Concerns have been raised over the latest annual rail fare hike of 1.1% as Tunbridge Wells commuters headed back to work this week.
While the government has defended the rise as the lowest since 2010, campaigners have raised fears over continual increases – which have made UK train prices the highest in Europe.
Labour leader Jeremy Corbyn has branded the increase as being “outrageous and unjustified,” with fares having risen by 25% in the last five years. This has left commuters in Tunbridge Well facing an annual bill of £5,108 for a season rail ticket to London, costing more than £50 than last year.
Analysis from rail unions and the TUC has found that commuters in the South East use 13% of their salary on travel. This is around six times more than in some areas of Europe, where only 2% of a monthly average pay in Italy, 3% in Spain and 4% in Germany is spent on train travel.
Bruce Williamson, of campaign group Railfuture, said: “High Street prices have remained stagnant for more than a year, with the official CPI inflation figure hovering around zero, yet the government thinks it is fair to make rail travel even more expensive.”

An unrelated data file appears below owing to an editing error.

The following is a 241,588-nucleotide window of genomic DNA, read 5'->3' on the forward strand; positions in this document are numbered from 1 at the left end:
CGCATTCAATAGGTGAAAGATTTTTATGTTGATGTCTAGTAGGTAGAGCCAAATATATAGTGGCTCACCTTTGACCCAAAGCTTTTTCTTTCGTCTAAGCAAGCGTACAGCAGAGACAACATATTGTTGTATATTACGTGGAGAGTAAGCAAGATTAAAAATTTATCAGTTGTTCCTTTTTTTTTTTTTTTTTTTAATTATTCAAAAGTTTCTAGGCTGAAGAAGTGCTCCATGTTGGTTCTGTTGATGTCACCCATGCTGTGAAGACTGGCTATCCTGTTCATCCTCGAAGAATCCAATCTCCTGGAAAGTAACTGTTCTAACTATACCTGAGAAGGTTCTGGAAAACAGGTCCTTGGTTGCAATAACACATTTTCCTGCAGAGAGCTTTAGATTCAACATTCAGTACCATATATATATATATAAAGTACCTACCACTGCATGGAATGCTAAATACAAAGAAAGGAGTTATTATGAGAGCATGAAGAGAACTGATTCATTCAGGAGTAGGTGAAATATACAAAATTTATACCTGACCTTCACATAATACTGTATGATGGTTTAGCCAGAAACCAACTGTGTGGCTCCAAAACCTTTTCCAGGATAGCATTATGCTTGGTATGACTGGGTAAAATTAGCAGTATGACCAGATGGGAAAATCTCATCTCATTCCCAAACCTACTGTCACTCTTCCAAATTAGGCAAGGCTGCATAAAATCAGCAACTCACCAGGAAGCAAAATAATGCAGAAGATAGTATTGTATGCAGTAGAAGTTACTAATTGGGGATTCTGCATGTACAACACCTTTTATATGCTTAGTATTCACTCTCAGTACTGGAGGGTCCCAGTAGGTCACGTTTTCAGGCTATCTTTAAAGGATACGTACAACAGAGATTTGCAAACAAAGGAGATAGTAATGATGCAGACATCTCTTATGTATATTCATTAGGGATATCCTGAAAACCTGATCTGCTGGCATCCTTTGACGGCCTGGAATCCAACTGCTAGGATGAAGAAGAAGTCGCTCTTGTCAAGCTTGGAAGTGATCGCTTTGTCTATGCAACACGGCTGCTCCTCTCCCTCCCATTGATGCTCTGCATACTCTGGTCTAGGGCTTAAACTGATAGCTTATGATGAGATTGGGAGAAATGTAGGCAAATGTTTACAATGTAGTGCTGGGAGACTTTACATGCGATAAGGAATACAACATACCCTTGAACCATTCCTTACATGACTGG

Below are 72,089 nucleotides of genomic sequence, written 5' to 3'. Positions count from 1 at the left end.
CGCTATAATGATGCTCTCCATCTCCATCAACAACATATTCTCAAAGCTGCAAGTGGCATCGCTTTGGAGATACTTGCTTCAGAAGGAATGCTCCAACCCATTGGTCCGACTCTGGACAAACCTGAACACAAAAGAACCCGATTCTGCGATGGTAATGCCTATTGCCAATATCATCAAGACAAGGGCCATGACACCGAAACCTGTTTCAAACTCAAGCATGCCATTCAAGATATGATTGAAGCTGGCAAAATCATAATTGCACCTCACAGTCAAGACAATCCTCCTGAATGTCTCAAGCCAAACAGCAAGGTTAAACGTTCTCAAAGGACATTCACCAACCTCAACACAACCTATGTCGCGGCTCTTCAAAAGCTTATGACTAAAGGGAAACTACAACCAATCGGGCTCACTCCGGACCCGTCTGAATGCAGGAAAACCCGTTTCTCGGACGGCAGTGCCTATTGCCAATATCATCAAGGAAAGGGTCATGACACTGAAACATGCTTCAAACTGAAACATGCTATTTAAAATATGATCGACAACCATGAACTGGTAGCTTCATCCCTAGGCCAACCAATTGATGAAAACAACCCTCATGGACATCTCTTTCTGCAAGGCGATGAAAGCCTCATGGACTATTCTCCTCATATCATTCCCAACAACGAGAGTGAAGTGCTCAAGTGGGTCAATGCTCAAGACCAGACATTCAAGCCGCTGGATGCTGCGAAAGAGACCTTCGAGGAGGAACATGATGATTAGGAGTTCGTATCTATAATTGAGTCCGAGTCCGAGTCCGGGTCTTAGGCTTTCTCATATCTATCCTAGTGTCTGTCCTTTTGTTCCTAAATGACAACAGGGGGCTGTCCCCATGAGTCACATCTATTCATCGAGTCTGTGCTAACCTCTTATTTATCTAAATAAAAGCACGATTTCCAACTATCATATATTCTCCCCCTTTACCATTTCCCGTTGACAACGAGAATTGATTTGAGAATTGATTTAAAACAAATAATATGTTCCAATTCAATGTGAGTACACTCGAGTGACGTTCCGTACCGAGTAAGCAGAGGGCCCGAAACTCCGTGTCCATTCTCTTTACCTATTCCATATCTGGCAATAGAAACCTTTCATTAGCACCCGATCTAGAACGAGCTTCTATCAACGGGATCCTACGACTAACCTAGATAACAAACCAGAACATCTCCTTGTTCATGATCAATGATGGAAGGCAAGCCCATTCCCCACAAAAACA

Tunbridge Wells resident Al Kassim said: “We moved to the area in the summer after living in London. I still work in the city and the commuting was a shock to the system. But I quickly figured out the train isn’t really worth it, old or new price, because times have changed.
“I work from home one day a week and have a healthy annual leave allowance. In the summer I ride a motorbike a day or two a week. So the £35 a day is the only option because a weekly/annual isn’t worth it. Instead I take the coach whenever I can (a book of 10 singles is £86) and only take the train if I absolutely need to, however much I feel ripped off. Train pricing isn’t really with the times of flexible working.”
According to a YouGov poll last month, 65% of people in the region think rail services are bad value. A total of 62% said they would support railways to return to public ownership.
In response, the Rail Delivery Group said the network was undergoing some of the most extensive investment seen in decades, which had to be paid for.
Paul Plummer, chief executive, said: “On average, 97p in every pound from fares is spent on trains, staff and other running costs. With passenger numbers doubling in the last 20 years, money from fares now almost covers the railway’s day-to-day operating costs.”
This week a protest at Tunbridge Wells station was organised – The Times of Tunbridge Wells investigated, but it did not happen. Where you aware this was happening? How concerned are you about train fare rises? Get in touch with your stories at email@example.com